Curator's Interview

Jane Turner interviewed

Jane Turner received her undergraduate degree in art history from Smith College. After an internship at the Cooper Hewitt Museum, she was asked to join the curatorial team at the Morgan Library & Museum, New York, in 1978. She worked there until 1984, while pursuing in her spare time her PhD at the Institute of Fine Arts, New York University, with Egbert Haverkamp-Begemann. Between 1985 and 2001 she edited an astounding 31,600 pages while working at Macmillan Publishers in London as the Editor-in-Chief of the monumental thirty-four-volume Dictionary of Art. In 2011 she took up her current position of Head of the Rijksprentenkabinet in Amsterdam, a position she holds next to that of Editor of Master Drawings.

Curator in the spotlight

Eva Michel

I was appointed Curator of Early Netherlandish, Dutch and Flemish Drawings and Prints at the Albertina in 2012, after the retirement of my colleague Marian Bisanz. In addition, I am currently substituting for a colleague responsible for Austrian art of the twentieth century, which is one of my other research interests. One of the largest and finest collections of graphic art in the world, the Albertina is a treasure trove for anyone concerned with drawings and prints.


Bob Haboldt interviewed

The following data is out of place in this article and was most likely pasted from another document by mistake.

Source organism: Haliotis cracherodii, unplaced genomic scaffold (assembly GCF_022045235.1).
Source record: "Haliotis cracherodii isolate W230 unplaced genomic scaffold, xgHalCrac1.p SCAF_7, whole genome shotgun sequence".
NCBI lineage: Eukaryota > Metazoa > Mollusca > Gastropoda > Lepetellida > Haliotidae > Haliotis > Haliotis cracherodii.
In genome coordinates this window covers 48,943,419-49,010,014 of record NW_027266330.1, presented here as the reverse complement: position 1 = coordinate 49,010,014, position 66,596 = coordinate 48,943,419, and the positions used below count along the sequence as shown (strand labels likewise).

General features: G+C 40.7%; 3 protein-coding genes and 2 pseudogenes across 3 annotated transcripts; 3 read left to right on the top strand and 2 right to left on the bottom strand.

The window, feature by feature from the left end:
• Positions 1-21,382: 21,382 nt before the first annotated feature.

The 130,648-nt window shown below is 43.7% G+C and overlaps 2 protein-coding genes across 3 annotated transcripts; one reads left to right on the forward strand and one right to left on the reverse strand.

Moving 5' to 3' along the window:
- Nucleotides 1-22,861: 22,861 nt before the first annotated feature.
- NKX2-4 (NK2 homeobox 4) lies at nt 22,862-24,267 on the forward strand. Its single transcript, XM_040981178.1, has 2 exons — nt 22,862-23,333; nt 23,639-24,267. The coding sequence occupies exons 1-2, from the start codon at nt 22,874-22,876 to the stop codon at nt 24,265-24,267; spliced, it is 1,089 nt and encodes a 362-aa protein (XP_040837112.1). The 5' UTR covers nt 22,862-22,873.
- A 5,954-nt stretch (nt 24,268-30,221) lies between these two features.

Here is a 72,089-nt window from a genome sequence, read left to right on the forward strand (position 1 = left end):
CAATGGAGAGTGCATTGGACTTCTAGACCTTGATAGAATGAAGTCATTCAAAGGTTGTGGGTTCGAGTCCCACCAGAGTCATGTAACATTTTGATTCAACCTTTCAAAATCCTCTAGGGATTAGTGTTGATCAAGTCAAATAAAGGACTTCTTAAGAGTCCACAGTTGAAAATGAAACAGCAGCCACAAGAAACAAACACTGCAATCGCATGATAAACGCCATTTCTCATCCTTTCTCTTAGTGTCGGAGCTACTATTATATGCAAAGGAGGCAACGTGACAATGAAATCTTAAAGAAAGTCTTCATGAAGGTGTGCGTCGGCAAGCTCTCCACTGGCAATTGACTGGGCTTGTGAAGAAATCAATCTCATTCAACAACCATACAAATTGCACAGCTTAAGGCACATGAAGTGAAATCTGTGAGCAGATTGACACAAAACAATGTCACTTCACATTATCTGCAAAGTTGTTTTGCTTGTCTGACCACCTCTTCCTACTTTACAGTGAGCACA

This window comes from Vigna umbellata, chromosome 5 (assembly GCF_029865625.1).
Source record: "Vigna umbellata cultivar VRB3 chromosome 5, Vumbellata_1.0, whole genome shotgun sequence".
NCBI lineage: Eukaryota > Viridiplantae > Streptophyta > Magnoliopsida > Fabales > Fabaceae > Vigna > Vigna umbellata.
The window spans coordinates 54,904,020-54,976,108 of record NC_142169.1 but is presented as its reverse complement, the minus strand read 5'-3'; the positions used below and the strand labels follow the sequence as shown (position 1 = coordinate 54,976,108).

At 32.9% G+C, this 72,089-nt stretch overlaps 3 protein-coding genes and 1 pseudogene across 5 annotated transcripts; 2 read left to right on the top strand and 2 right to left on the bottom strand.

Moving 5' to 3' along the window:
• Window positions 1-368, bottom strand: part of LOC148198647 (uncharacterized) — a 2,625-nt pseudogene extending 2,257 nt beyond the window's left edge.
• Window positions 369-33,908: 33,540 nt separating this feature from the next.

Bob Haboldt, born in Amsterdam’s Staatsliedenbuurt, set up his own art dealership, Haboldt & Co., in New York in 1983. He concentrated mainly on Dutch and Flemish Old Masters, but also focused on the Italian, French and Spanish schools. Over the years he expanded his business by establishing branches in Paris (1990) and Amsterdam (2009). Singular Vision, an ode to the more than two thousand works of art that Haboldt and his team have bought, studied and sold to museums and collectors over the years, was published in 2012 to mark the thirtieth anniversary of Haboldt & Co.

CODART Activities

CODARTFocus Budapest

The CODARTFocus meeting in Budapest took place just before the opening of the very impressive Rembrandt and the Dutch Golden Age exhibition. So as well as a chance to network with colleagues, it provided an opportunity to study that show, which contains no fewer than 178 paintings, including twenty Rembrandts, three Vermeers and works by a further 110 artists arranged thematically. Forty-two colleagues gathered on Sunday, 26 October, including several who had travelled as couriers with works for the exhibition. The majority of delegates were from Eastern Europe or Holland and the numbers were favorable for socializing and networking.